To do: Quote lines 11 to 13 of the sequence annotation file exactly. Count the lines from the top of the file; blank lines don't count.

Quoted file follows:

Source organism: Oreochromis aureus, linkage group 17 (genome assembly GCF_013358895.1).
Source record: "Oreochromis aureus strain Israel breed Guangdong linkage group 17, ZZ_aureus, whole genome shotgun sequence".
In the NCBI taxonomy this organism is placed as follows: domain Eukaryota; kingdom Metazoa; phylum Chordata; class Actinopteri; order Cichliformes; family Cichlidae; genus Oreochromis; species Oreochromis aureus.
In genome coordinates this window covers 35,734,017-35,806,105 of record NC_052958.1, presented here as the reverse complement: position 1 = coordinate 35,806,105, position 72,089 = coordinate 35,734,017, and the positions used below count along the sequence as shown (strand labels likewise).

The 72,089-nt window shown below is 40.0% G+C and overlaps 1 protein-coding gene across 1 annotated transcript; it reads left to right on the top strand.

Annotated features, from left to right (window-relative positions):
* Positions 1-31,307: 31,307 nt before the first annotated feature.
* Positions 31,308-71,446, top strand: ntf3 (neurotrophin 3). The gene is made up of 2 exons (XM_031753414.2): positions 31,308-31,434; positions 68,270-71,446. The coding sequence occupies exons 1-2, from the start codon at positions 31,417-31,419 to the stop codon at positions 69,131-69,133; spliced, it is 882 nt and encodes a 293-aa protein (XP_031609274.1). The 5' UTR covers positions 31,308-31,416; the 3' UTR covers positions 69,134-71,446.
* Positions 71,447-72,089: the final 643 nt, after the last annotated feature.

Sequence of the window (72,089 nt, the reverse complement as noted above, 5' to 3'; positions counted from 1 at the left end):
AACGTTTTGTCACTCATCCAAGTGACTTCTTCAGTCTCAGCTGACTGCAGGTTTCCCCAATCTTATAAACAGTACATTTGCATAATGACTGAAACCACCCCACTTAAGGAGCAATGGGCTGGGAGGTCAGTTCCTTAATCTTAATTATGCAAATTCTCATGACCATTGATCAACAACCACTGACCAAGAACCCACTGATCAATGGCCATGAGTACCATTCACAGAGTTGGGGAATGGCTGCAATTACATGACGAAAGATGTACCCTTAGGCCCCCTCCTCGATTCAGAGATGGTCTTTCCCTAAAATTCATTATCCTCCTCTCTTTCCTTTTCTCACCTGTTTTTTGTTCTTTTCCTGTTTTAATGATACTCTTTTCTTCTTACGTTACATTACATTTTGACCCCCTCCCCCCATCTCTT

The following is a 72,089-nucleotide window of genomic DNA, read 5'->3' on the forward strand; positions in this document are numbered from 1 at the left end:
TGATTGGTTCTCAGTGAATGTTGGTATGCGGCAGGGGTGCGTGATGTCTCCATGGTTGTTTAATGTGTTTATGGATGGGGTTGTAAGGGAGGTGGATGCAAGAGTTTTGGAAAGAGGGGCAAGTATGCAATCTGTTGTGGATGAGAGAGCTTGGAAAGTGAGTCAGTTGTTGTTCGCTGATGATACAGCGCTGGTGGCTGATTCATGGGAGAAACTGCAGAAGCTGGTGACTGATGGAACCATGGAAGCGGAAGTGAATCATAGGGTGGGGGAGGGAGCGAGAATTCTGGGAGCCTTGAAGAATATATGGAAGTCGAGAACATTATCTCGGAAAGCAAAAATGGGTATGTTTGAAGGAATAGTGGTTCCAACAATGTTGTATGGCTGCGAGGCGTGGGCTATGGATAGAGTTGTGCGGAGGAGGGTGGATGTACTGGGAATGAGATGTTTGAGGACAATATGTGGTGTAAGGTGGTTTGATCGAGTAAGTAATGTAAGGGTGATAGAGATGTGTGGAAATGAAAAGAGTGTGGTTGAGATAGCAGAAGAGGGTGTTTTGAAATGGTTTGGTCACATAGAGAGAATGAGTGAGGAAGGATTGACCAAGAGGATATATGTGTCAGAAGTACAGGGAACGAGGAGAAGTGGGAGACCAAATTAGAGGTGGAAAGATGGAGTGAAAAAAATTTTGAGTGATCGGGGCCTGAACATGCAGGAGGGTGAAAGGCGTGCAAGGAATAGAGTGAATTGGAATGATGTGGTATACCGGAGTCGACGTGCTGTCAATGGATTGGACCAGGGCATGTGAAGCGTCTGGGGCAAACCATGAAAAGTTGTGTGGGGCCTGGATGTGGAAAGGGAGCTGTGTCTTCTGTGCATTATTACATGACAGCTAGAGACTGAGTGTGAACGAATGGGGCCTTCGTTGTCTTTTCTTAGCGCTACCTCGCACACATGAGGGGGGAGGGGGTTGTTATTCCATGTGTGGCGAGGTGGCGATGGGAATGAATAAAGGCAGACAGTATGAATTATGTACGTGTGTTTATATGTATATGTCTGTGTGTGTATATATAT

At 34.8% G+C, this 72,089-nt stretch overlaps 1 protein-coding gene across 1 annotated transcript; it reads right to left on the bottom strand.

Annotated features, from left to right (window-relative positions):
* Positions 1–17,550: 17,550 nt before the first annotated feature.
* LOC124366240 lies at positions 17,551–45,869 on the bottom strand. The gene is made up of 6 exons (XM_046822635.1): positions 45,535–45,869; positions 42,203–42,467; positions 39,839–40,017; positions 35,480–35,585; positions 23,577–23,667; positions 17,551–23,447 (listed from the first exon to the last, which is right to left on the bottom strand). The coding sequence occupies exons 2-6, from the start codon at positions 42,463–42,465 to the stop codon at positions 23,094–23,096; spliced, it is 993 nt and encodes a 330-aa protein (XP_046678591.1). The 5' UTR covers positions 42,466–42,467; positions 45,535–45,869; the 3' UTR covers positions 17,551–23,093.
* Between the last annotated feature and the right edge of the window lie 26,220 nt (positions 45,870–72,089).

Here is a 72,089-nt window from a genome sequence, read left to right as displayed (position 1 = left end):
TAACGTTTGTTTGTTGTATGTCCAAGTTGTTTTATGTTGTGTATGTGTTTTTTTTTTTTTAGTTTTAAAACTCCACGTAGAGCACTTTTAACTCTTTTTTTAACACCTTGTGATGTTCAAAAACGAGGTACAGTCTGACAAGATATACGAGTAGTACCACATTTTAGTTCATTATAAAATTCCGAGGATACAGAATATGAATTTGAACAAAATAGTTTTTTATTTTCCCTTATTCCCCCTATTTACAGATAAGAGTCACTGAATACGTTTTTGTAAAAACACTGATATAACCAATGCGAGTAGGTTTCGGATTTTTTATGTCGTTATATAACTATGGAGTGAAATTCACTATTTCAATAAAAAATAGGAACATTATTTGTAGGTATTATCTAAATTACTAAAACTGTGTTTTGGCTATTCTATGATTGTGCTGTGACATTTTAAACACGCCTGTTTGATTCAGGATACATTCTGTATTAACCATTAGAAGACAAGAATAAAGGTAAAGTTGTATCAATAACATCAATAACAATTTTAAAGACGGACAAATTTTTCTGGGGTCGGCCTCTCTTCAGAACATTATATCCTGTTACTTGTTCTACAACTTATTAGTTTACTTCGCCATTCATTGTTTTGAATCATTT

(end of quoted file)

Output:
AACGTTTTGTCACTCATCCAAGTGACTTCTTCAGTCTCAGCTGACTGCAGGTTTCCCCAATCTTATAAACAGTACATTTGCATAATGACTGAAACCACCCCACTTAAGGAGCAATGGGCTGGGAGGTCAGTTCCTTAATCTTAATTATGCAAATTCTCATGACCATTGATCAACAACCACTGACCAAGAACCCACTGATCAATGGCCATGAGTACCATTCACAGAGTTGGGGAATGGCTGCAATTACATGACGAAAGATGTACCCTTAGGCCCCCTCCTCGATTCAGAGATGGTCTTTCCCTAAAATTCATTATCCTCCTCTCTTTCCTTTTCTCACCTGTTTTTTGTTCTTTTCCTGTTTTAATGATACTCTTTTCTTCTTACGTTACATTACATTTTGACCCCCTCCCCCCATCTCTT

The following is a 72,089-nucleotide window of genomic DNA, read 5'->3' on the forward strand; positions in this document are numbered from 1 at the left end:
TGATTGGTTCTCAGTGAATGTTGGTATGCGGCAGGGGTGCGTGATGTCTCCATGGTTGTTTAATGTGTTTATGGATGGGGTTGTAAGGGAGGTGGATGCAAGAGTTTTGGAAAGAGGGGCAAGTATGCAATCTGTTGTGGATGAGAGAGCTTGGAAAGTGAGTCAGTTGTTGTTCGCTGATGATACAGCGCTGGTGGCTGATTCATGGGAGAAACTGCAGAAGCTGGTGACTGATGGAACCATGGAAGCGGAAGTGAATCATAGGGTGGGGGAGGGAGCGAGAATTCTGGGAGCCTTGAAGAATATATGGAAGTCGAGAACATTATCTCGGAAAGCAAAAATGGGTATGTTTGAAGGAATAGTGGTTCCAACAATGTTGTATGGCTGCGAGGCGTGGGCTATGGATAGAGTTGTGCGGAGGAGGGTGGATGTACTGGGAATGAGATGTTTGAGGACAATATGTGGTGTAAGGTGGTTTGATCGAGTAAGTAATGTAAGGGTGATAGAGATGTGTGGAAATGAAAAGAGTGTGGTTGAGATAGCAGAAGAGGGTGTTTTGAAATGGTTTGGTCACATAGAGAGAATGAGTGAGGAAGGATTGACCAAGAGGATATATGTGTCAGAAGTACAGGGAACGAGGAGAAGTGGGAGACCAAATTAGAGGTGGAAAGATGGAGTGAAAAAAATTTTGAGTGATCGGGGCCTGAACATGCAGGAGGGTGAAAGGCGTGCAAGGAATAGAGTGAATTGGAATGATGTGGTATACCGGAGTCGACGTGCTGTCAATGGATTGGACCAGGGCATGTGAAGCGTCTGGGGCAAACCATGAAAAGTTGTGTGGGGCCTGGATGTGGAAAGGGAGCTGTGTCTTCTGTGCATTATTACATGACAGCTAGAGACTGAGTGTGAACGAATGGGGCCTTCGTTGTCTTTTCTTAGCGCTACCTCGCACACATGAGGGGGGAGGGGGTTGTTATTCCATGTGTGGCGAGGTGGCGATGGGAATGAATAAAGGCAGACAGTATGAATTATGTACGTGTGTTTATATGTATATGTCTGTGTGTGTATATATAT